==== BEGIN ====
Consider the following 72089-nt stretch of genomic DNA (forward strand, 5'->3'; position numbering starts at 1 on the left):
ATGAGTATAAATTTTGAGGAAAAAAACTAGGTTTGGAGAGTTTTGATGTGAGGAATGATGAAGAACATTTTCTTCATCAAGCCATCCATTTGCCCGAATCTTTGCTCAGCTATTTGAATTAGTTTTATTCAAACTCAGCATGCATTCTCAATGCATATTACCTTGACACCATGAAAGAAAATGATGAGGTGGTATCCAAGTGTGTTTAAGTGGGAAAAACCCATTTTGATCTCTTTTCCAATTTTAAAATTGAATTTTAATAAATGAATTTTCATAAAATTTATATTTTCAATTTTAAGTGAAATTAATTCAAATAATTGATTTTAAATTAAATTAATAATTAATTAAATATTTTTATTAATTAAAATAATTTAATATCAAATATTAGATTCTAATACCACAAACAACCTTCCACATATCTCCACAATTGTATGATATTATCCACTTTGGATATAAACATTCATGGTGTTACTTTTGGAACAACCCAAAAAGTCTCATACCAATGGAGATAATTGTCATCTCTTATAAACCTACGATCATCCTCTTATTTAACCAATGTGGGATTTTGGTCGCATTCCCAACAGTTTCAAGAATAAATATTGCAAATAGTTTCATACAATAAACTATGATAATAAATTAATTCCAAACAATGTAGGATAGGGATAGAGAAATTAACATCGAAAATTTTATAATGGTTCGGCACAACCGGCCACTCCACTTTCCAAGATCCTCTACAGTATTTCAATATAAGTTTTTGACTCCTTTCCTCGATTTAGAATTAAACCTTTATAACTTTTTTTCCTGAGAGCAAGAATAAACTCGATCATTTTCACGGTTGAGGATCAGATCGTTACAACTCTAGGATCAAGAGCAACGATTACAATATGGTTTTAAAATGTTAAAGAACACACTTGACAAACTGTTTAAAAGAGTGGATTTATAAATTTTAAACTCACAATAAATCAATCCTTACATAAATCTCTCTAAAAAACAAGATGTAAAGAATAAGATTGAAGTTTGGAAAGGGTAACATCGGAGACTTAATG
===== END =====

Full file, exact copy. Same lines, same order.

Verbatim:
Consider the following 72089-nt stretch of genomic DNA (forward strand, 5'->3'; position numbering starts at 1 on the left):
ATGAGTATAAATTTTGAGGAAAAAAACTAGGTTTGGAGAGTTTTGATGTGAGGAATGATGAAGAACATTTTCTTCATCAAGCCATCCATTTGCCCGAATCTTTGCTCAGCTATTTGAATTAGTTTTATTCAAACTCAGCATGCATTCTCAATGCATATTACCTTGACACCATGAAAGAAAATGATGAGGTGGTATCCAAGTGTGTTTAAGTGGGAAAAACCCATTTTGATCTCTTTTCCAATTTTAAAATTGAATTTTAATAAATGAATTTTCATAAAATTTATATTTTCAATTTTAAGTGAAATTAATTCAAATAATTGATTTTAAATTAAATTAATAATTAATTAAATATTTTTATTAATTAAAATAATTTAATATCAAATATTAGATTCTAATACCACAAACAACCTTCCACATATCTCCACAATTGTATGATATTATCCACTTTGGATATAAACATTCATGGTGTTACTTTTGGAACAACCCAAAAAGTCTCATACCAATGGAGATAATTGTCATCTCTTATAAACCTACGATCATCCTCTTATTTAACCAATGTGGGATTTTGGTCGCATTCCCAACAGTTTCAAGAATAAATATTGCAAATAGTTTCATACAATAAACTATGATAATAAATTAATTCCAAACAATGTAGGATAGGGATAGAGAAATTAACATCGAAAATTTTATAATGGTTCGGCACAACCGGCCACTCCACTTTCCAAGATCCTCTACAGTATTTCAATATAAGTTTTTGACTCCTTTCCTCGATTTAGAATTAAACCTTTATAACTTTTTTTCCTGAGAGCAAGAATAAACTCGATCATTTTCACGGTTGAGGATCAGATCGTTACAACTCTAGGATCAAGAGCAACGATTACAATATGGTTTTAAAATGTTAAAGAACACACTTGACAAACTGTTTAAAAGAGTGGATTTATAAATTTTAAACTCACAATAAATCAATCCTTACATAAATCTCTCTAAAAAACAAGATGTAAAGAATAAGATTGAAGTTTGGAAAGGGTAACATCGGAGACTTAATG